Rachel Carson (1907-1964), a renowned writer and scientist who helped launch the modern environmental movement, once walked these woods. In her groundbreaking book, Silent Spring (1962), Carson warned citizens that the widespread use of pesticides posed a risk to the natural world and to their own health. Her writing helped lead to the founding of the U.S. Environmental Protection Agency.Silent Spring also led to the banning of many persistent pesticides, including DDT. The ban resulted in the resurgence of the bald eagle population, which had previously been on the verge of extinction due to unrestricted pesticide use. The iconic eagle has since returned to the nearby Potomac River Valley and other natural areas throughout the Washington, DC region.Carson encouraged children and their parents to share "joy, excitement, and mystery" in nature. She found beauty, healing, and "reserves of strength that...endures as long as life lasts" there herself.It is easy to imagine Carson, who lived in nearby Silver Spring, Maryland, discovering inspiration in the region's many parks. Soon after the publication of Silent Spring, these photos of Rachel Carson bird watching were taken here in Glover Archibold Park."Those who dwell among the beauties and mysteries of the Earth are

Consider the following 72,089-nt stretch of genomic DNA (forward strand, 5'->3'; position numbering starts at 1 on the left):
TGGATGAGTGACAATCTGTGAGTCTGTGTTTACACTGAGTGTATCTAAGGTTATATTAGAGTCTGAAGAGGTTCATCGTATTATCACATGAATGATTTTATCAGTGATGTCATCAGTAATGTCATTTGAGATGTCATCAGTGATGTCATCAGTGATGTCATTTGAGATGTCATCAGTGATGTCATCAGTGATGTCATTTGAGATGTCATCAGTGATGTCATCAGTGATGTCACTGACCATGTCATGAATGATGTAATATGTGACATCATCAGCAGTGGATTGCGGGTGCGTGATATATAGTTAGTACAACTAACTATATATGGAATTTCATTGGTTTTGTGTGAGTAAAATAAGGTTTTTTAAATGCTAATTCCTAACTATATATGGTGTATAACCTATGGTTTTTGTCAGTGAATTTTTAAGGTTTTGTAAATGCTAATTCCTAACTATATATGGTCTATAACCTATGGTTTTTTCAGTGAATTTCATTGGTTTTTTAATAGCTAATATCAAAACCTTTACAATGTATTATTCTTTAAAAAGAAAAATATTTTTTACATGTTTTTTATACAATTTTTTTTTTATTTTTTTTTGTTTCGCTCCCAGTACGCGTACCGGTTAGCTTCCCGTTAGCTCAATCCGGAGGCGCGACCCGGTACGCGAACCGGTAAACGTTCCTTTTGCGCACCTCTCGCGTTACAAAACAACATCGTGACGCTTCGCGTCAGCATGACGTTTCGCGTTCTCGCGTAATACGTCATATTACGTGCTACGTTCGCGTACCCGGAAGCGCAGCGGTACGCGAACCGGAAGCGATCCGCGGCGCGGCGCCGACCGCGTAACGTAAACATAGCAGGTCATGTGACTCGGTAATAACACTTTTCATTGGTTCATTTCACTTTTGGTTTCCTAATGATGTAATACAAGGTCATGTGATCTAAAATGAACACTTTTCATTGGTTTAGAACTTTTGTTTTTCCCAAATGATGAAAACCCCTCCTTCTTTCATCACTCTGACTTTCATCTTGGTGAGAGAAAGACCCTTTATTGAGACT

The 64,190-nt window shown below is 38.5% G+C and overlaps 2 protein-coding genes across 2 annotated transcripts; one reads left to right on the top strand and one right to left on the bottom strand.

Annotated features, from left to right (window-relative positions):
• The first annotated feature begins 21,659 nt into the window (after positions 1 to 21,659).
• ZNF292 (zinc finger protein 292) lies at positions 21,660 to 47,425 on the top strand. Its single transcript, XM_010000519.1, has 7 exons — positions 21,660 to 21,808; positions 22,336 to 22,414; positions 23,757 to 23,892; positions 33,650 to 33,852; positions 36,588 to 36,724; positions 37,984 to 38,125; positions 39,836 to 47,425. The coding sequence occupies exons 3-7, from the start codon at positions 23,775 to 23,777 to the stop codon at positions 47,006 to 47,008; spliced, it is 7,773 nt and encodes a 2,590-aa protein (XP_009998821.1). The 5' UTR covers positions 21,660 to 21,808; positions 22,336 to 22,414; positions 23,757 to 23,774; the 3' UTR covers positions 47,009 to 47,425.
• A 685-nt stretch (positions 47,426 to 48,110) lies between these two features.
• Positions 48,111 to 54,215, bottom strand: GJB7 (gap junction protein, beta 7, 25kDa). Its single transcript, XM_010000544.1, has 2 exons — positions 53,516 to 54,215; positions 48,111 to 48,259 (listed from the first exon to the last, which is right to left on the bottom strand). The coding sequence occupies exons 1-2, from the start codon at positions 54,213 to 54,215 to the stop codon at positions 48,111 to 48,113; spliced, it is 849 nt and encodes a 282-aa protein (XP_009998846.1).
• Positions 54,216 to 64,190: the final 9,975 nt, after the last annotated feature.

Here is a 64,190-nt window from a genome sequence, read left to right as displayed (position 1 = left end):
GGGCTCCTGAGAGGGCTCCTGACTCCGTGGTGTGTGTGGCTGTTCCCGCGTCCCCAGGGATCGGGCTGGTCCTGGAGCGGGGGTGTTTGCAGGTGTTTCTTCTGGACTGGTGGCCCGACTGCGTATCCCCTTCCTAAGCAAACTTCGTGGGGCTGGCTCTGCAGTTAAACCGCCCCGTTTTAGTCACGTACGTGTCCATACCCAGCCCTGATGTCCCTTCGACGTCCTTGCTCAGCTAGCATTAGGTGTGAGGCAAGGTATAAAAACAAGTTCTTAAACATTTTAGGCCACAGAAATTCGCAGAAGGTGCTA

never alone or weary of life."- Rachel Carson 'The Sense of Wonder'
Captions:Rachel Carson was an important scientist and author who laid the foundation of the modern environmental movement.The hairy woodpecker is a common sight here in Glover Archbold Park.
Sidebar:A Capital City OasisRachel Carson would never have been able to wander this forest without the preservation work of Charles Glover (1846-1936) and Anne Archbold (1873-1968). These visionaries wanted to preserve scenic and recreational opportunities within Washington, DC. In a city that was expanding quickly at the turn of the century, Glover managed to successfully advocate for the creation of Rock Creek Park, Potomac Park, and Fort Dupont Park. In addition, he created Glover Archbold Park by donating nearly 80 acres of his own land as a gift to the United States and its people. To complete the project, Anne Archbold, a landowner and philanthropist, donated an additional 23 acres with the instruction that the land "remain and be enjoyed by all as a natural sanctuary."Captions:These two Washington, DC philanthropists donated the land that became Glover Archbold Park.Charles GloverAnne ArchboldRachel Carson and several members of the Audobon Naturalist Society were photographed bird watching in Glover Archbold Park. · Photo of Charles Glover from Harris & Ewing Collection, Library of Congress · Photo of Anne Archbold from Cheng Ho Expedition Collection, Fairchild Tropical Botanic Garden. · Photos of Rachel Carson by Alfred Eisenstaedt. ©Time Inc. All rights reserved.